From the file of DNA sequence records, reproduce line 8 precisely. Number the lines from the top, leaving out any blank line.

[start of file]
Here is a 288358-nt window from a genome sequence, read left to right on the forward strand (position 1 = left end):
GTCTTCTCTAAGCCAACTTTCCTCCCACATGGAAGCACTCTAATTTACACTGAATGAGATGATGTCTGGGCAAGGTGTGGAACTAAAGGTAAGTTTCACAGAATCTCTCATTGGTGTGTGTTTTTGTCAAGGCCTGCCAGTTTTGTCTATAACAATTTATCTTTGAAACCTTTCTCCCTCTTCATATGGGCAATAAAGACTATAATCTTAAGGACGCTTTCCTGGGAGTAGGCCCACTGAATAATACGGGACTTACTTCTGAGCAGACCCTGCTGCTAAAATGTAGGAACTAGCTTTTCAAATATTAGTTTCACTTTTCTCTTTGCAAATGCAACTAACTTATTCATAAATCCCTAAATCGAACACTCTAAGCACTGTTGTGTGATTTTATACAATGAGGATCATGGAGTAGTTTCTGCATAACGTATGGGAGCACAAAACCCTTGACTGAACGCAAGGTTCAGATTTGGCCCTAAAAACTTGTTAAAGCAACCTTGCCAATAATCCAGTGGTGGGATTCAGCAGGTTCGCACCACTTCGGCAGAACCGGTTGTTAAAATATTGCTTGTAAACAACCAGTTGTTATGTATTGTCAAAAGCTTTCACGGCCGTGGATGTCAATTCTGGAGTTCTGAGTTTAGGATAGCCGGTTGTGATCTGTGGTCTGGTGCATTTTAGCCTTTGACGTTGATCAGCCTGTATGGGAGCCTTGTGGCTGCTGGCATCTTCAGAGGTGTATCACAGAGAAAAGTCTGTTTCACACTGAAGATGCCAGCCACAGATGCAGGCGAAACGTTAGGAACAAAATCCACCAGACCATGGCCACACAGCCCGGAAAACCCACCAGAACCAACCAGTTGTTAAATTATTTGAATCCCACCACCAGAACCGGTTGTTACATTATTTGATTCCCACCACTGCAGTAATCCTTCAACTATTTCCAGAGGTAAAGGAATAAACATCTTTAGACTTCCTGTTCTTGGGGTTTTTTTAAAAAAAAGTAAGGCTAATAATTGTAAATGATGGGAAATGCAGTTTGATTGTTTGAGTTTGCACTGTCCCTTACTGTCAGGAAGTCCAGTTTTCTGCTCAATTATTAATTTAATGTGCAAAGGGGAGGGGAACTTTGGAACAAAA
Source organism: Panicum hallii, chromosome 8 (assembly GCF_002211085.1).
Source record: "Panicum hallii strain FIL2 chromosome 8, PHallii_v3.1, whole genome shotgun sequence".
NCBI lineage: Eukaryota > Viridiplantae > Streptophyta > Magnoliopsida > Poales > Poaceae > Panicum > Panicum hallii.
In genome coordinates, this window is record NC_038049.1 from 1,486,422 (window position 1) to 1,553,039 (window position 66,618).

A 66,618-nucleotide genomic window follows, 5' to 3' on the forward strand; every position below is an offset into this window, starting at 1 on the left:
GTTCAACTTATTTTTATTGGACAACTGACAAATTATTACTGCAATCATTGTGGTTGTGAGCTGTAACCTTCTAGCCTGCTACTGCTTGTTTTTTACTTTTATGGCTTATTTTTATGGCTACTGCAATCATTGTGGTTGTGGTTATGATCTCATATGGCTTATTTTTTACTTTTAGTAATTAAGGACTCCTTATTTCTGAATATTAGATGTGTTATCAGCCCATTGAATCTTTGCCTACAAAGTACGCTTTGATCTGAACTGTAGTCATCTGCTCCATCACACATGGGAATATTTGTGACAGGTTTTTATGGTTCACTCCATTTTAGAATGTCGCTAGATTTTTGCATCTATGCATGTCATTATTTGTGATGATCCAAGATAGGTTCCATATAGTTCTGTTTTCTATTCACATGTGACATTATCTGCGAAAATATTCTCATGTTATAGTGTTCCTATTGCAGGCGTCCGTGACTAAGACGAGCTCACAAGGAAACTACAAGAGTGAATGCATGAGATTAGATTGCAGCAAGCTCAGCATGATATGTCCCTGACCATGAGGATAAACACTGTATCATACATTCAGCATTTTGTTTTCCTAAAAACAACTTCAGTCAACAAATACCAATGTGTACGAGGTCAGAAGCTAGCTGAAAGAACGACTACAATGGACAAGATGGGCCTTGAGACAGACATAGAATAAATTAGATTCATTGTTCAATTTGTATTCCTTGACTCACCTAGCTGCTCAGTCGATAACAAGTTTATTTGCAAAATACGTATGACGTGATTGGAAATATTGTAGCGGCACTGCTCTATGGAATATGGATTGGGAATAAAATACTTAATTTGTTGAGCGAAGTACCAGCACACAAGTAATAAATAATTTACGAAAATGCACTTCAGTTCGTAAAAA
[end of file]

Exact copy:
GTTCAACTTATTTTTATTGGACAACTGACAAATTATTACTGCAATCATTGTGGTTGTGAGCTGTAACCTTCTAGCCTGCTACTGCTTGTTTTTTACTTTTATGGCTTATTTTTATGGCTACTGCAATCATTGTGGTTGTGGTTATGATCTCATATGGCTTATTTTTTACTTTTAGTAATTAAGGACTCCTTATTTCTGAATATTAGATGTGTTATCAGCCCATTGAATCTTTGCCTACAAAGTACGCTTTGATCTGAACTGTAGTCATCTGCTCCATCACACATGGGAATATTTGTGACAGGTTTTTATGGTTCACTCCATTTTAGAATGTCGCTAGATTTTTGCATCTATGCATGTCATTATTTGTGATGATCCAAGATAGGTTCCATATAGTTCTGTTTTCTATTCACATGTGACATTATCTGCGAAAATATTCTCATGTTATAGTGTTCCTATTGCAGGCGTCCGTGACTAAGACGAGCTCACAAGGAAACTACAAGAGTGAATGCATGAGATTAGATTGCAGCAAGCTCAGCATGATATGTCCCTGACCATGAGGATAAACACTGTATCATACATTCAGCATTTTGTTTTCCTAAAAACAACTTCAGTCAACAAATACCAATGTGTACGAGGTCAGAAGCTAGCTGAAAGAACGACTACAATGGACAAGATGGGCCTTGAGACAGACATAGAATAAATTAGATTCATTGTTCAATTTGTATTCCTTGACTCACCTAGCTGCTCAGTCGATAACAAGTTTATTTGCAAAATACGTATGACGTGATTGGAAATATTGTAGCGGCACTGCTCTATGGAATATGGATTGGGAATAAAATACTTAATTTGTTGAGCGAAGTACCAGCACACAAGTAATAAATAATTTACGAAAATGCACTTCAGTTCGTAAAAA